The world record that was almost snatched away because of a hold
The only thing in Ross Wilson’s office that speaks to his World Cup-level road and track cycling is a whiteboard with key events and some notes on upcoming training. He refers to his high-level racing as a hobby, which may seem like an understatement considering his commitment to the sport. But he does have a day job at the Northern Alberta Institute of Technology (nait) in Edmonton as the director of internal audit. On Nov. 8, the accountant set a world record on the track.
Wilson was in Scotland at the Sir Chris Hoy Velodrome in Glasgow for the World Cup. He competes in the C1 paracycling category, which means he’s on a diamond-frame bike (as opposed to a tricycle or handcycle). There are five levels in the C category. C1 comprises athletes with the highest levels of impairment.
At the track, the starting gates weren’t working, so Wilson had to begin his individual pursuit ride from a hold. A Cycling Canada mechanic kept Wilson and his bike steady until it was time for the rider to cover 3,000 m on the track. “For me, that usually means a worse start because I like to push back against the gate and rock off of it,” Wilson said.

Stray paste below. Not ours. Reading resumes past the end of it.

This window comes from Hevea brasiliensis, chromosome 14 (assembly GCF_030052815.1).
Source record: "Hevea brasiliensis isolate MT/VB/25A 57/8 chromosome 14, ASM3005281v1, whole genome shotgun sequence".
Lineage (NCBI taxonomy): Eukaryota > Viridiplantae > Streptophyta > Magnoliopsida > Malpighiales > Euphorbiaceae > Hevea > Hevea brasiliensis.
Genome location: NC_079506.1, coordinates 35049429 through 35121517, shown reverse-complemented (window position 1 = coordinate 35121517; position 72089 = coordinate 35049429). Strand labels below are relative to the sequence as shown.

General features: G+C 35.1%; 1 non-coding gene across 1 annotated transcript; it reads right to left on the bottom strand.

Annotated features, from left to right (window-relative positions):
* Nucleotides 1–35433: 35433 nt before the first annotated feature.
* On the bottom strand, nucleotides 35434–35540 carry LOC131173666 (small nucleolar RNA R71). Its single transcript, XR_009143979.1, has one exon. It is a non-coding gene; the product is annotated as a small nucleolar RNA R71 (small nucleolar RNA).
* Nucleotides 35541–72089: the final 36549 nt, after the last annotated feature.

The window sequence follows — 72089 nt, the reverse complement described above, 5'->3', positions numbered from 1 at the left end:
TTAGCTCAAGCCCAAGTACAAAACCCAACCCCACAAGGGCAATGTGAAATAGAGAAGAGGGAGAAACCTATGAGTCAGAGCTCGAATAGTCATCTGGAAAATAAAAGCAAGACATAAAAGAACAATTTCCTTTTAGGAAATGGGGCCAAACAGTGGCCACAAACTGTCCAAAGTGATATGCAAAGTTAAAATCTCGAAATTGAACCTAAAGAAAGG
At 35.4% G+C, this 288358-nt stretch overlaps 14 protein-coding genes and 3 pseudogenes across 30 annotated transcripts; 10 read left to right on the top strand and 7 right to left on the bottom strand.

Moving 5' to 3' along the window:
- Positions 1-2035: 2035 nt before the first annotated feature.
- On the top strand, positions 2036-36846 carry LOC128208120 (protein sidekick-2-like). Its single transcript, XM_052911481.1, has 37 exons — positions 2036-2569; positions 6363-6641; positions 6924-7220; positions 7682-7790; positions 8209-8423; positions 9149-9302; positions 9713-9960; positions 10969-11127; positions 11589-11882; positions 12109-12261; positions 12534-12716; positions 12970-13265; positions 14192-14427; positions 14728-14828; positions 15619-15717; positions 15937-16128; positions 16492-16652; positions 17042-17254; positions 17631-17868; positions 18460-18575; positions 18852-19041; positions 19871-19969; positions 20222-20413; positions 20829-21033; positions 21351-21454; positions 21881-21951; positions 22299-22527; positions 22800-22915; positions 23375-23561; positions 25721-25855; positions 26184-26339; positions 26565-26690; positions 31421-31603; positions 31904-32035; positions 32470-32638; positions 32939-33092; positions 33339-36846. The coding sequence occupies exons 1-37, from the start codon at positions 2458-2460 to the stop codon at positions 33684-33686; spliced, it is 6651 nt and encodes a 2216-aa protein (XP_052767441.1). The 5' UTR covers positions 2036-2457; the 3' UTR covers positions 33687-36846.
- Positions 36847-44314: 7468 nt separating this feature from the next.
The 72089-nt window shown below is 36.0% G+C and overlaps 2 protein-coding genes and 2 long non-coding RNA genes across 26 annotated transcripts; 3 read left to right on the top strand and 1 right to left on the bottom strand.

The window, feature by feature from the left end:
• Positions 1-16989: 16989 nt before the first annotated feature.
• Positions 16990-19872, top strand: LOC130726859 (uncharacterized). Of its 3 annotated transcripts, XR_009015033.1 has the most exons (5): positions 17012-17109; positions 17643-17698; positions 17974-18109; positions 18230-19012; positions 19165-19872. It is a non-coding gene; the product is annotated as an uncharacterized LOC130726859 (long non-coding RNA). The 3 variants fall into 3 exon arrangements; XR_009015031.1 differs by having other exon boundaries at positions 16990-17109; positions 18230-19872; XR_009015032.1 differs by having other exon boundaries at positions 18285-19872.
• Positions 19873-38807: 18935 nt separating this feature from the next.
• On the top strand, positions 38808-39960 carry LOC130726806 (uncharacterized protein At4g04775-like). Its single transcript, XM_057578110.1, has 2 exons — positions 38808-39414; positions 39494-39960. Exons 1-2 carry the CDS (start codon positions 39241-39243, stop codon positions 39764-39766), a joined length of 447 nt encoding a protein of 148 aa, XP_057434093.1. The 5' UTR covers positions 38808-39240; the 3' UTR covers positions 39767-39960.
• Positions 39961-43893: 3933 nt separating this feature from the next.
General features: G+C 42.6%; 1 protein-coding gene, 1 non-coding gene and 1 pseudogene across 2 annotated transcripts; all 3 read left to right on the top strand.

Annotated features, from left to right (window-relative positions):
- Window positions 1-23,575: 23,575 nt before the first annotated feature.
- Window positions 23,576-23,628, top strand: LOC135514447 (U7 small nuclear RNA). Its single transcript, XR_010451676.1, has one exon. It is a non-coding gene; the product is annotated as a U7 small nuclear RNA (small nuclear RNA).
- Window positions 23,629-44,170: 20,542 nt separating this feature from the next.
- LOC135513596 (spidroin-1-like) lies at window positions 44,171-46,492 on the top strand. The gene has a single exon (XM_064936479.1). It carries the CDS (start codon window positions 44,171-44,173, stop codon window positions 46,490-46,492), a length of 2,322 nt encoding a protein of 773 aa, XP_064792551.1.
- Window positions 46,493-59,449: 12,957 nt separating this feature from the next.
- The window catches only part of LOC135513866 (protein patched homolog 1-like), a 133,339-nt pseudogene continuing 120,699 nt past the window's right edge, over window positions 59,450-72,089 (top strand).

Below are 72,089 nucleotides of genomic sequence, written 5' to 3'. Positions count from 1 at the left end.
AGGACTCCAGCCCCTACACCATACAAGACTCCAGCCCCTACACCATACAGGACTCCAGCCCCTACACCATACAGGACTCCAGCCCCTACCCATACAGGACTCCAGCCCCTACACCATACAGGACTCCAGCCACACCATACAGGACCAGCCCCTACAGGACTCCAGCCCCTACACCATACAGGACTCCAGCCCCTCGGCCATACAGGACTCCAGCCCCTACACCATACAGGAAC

Toward the end of the effort, he knew something was up. Sebastien Travers, the national paracycling team coach, ran to the finish line to yell encouragement to Wilson to keep riding hard. Wilson crossed the line in 3:49.450, beating Ricardo Ten Argilés world record of 3:50.051. After a cool-down, a commissaire spoke with Travers. The officials weren’t going to give Wilson the record because it was a held start. Travers argued that it wasn’t Wilson’s decision to have such a start. There was also video evidence that the rider didn’t get a push to influence his ride.
After about 20 minutes, the audit of the auditor’s ride was done. The officials would recognize Wilson’s new world record.